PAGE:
The truth is he was a disgusting old ruffian. His character was shown by his treatment of Zeeta. The poor child slaved all day and did two men's work in keeping the household going. She was an orphan from a mission station, and in Japp's opinion a creature without rights. Hence he never spoke to her except with a curse, and used to cuff her thin shoulders till my blood boiled. One day things became too much for my temper. Zeeta had spilled half a glass of Japp's whisky while tidying up the room. He picked up a sjambok, and proceeded to beat her unmercifully till her cries brought me on the scene. I tore the whip from his hands, seized him by the scruff and flung him

on a heap of potato sacks, where he lay pouring out abuse and shaking with rage. Then I spoke my mind. I told him that if anything of the sort happened again I would report it at once to Mr Colles at Durban. I added that before making my report I would beat him within an inch of his degraded life. After a time he apologized, but I could see that thenceforth he regarded me with deadly hatred. There was another thing I noticed about Mr Japp. He might brag about his knowledge of how to deal with natives, but to my mind his methods were a disgrace to a white man. Zeeta came in for oaths and blows, but there were other Kaffirs whom he treated with a sort of cringing friendliness. A big black fellow would swagger into the shop, and be received by Japp as if he were his long-lost brother. The two would collogue for hours; and though at first I did not understand the tongue, I could see that it was the white man who fawned and the black man who bullied. Once when japp was away one of these fellows came into the store as if it belonged to him, but he went out quicker than he entered. Japp complained afterwards of my behaviour. ''Mwanga is a good friend of mine,' he said, 'and brings us a lot of business. I'll thank you to be civil to him the next time.' I replied very shortly that 'Mwanga or anybody else who did not mend his manners would feel the weight of my boot.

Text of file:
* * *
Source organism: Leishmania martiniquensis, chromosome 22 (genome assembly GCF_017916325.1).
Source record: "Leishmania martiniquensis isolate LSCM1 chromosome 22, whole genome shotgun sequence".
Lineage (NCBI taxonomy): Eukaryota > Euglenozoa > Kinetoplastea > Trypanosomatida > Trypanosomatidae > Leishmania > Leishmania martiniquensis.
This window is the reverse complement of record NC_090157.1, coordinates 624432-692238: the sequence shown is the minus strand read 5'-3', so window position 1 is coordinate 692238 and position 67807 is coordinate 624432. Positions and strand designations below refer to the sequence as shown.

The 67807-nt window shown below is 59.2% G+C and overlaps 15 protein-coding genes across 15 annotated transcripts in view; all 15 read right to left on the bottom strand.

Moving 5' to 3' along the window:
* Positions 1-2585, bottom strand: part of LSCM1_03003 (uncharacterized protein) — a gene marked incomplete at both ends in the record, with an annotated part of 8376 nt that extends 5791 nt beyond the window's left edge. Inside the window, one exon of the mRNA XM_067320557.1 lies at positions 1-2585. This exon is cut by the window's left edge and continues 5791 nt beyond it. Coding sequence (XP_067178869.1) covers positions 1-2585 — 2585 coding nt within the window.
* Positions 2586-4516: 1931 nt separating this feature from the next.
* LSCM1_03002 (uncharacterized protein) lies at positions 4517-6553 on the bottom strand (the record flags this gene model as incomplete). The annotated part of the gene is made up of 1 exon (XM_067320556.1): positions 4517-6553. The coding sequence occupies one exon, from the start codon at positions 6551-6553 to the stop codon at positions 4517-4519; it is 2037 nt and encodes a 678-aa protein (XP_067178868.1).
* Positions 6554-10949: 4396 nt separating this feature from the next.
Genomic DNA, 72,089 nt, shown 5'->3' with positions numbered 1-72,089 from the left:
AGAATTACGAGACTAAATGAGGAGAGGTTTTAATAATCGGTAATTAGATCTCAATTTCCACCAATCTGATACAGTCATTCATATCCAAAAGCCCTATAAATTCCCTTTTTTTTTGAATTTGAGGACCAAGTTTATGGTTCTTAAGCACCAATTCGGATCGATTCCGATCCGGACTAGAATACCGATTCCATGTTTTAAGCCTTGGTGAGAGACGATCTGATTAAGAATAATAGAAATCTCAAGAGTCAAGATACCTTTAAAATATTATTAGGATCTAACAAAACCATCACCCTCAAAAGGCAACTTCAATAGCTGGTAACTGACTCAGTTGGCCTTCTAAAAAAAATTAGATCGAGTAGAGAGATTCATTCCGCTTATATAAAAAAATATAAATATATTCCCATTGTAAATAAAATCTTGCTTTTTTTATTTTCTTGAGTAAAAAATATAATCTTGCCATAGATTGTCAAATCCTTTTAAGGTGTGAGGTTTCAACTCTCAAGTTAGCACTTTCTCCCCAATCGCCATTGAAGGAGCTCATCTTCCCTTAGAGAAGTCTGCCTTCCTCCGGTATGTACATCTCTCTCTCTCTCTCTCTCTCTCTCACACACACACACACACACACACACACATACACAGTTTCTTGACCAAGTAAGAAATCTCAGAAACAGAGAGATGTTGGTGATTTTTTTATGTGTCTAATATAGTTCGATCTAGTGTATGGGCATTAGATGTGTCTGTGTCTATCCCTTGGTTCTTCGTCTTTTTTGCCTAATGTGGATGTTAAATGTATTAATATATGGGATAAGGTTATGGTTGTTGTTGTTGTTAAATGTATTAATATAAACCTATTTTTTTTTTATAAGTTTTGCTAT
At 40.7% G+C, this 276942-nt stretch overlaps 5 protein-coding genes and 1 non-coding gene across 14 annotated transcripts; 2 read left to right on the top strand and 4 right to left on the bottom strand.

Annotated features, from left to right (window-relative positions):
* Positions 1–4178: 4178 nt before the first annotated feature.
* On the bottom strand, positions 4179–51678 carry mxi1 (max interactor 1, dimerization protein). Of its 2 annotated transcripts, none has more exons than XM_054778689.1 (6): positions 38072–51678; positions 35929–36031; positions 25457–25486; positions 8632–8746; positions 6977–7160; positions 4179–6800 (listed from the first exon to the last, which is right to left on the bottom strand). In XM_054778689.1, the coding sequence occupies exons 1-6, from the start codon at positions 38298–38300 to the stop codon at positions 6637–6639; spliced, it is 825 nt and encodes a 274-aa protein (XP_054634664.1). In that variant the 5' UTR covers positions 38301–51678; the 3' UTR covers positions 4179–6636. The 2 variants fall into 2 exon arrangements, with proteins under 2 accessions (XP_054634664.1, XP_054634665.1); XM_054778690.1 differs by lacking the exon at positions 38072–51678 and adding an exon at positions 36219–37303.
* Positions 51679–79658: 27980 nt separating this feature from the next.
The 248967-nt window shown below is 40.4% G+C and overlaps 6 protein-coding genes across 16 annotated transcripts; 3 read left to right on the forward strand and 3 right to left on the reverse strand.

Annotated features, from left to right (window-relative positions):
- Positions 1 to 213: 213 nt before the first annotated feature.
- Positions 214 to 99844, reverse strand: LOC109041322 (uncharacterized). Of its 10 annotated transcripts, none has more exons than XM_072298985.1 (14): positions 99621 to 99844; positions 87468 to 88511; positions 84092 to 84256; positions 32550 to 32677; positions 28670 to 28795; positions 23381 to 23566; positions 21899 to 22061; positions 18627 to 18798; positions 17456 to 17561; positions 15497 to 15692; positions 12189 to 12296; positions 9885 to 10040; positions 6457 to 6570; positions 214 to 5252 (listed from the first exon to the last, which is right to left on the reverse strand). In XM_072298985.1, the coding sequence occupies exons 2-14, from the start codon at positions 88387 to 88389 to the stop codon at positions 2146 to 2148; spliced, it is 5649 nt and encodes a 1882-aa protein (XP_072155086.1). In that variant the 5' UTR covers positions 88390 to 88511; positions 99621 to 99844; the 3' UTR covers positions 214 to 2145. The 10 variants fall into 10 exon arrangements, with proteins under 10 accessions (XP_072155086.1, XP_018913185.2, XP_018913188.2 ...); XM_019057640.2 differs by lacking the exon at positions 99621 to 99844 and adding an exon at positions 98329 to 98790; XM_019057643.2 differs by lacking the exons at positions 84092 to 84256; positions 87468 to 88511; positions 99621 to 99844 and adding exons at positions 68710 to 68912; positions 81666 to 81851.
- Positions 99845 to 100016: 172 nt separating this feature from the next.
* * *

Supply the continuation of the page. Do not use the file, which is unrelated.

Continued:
The thing went on, and I am not sure that he did not give the Kaffirs drink on the sly. At any rate, I have seen some very drunk natives on the road between the locations and Blaauwildebeestefontein, and some of them I recognized as Japp's friends. I discussed the matter with Mr Wardlaw, who said, 'I believe the old villain has got some sort of black secret, and the natives know it, and have got a pull on him.' And I was inclined to think he was right.